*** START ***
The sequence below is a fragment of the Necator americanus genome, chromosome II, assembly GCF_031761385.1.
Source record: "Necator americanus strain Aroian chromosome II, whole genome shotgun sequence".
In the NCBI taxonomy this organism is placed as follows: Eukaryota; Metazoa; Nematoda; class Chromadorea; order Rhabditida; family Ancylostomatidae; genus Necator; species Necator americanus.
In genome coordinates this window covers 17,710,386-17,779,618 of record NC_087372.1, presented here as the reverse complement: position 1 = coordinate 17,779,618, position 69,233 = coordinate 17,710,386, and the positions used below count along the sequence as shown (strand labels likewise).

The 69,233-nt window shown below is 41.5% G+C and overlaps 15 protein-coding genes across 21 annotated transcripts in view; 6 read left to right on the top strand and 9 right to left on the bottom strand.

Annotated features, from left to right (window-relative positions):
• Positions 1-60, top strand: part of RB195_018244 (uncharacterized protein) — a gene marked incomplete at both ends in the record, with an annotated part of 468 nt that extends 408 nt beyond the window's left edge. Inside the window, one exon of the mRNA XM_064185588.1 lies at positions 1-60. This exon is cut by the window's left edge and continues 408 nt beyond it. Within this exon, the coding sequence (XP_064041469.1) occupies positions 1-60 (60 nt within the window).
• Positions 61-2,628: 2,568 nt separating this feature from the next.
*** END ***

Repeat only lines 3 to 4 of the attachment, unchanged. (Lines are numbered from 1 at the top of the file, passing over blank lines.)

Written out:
In the NCBI taxonomy this organism is placed as follows: Eukaryota; Metazoa; Nematoda; class Chromadorea; order Rhabditida; family Ancylostomatidae; genus Necator; species Necator americanus.
In genome coordinates this window covers 17,710,386-17,779,618 of record NC_087372.1, presented here as the reverse complement: position 1 = coordinate 17,779,618, position 69,233 = coordinate 17,710,386, and the positions used below count along the sequence as shown (strand labels likewise).